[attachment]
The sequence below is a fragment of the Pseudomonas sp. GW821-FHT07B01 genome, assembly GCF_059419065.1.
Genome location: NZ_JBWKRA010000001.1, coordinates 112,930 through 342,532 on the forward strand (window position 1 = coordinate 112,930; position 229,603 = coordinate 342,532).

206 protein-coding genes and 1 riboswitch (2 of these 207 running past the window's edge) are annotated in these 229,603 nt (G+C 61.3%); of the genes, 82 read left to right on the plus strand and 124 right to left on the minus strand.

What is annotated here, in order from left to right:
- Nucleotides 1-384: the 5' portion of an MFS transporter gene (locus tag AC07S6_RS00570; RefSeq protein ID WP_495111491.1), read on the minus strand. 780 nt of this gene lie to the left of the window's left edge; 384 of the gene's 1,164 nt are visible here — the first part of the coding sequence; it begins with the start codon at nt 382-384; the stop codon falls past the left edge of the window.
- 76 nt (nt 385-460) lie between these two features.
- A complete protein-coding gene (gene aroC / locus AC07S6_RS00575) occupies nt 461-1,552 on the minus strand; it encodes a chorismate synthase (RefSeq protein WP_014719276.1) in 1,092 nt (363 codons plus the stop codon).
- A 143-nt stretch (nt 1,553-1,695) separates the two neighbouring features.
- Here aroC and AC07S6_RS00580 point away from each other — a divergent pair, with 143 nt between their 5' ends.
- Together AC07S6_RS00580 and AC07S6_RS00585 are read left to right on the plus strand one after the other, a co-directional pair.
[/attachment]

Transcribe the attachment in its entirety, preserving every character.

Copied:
The sequence below is a fragment of the Pseudomonas sp. GW821-FHT07B01 genome, assembly GCF_059419065.1.
Genome location: NZ_JBWKRA010000001.1, coordinates 112,930 through 342,532 on the forward strand (window position 1 = coordinate 112,930; position 229,603 = coordinate 342,532).

206 protein-coding genes and 1 riboswitch (2 of these 207 running past the window's edge) are annotated in these 229,603 nt (G+C 61.3%); of the genes, 82 read left to right on the plus strand and 124 right to left on the minus strand.

What is annotated here, in order from left to right:
- Nucleotides 1-384: the 5' portion of an MFS transporter gene (locus tag AC07S6_RS00570; RefSeq protein ID WP_495111491.1), read on the minus strand. 780 nt of this gene lie to the left of the window's left edge; 384 of the gene's 1,164 nt are visible here — the first part of the coding sequence; it begins with the start codon at nt 382-384; the stop codon falls past the left edge of the window.
- 76 nt (nt 385-460) lie between these two features.
- A complete protein-coding gene (gene aroC / locus AC07S6_RS00575) occupies nt 461-1,552 on the minus strand; it encodes a chorismate synthase (RefSeq protein WP_014719276.1) in 1,092 nt (363 codons plus the stop codon).
- A 143-nt stretch (nt 1,553-1,695) separates the two neighbouring features.
- Here aroC and AC07S6_RS00580 point away from each other — a divergent pair, with 143 nt between their 5' ends.
- Together AC07S6_RS00580 and AC07S6_RS00585 are read left to right on the plus strand one after the other, a co-directional pair.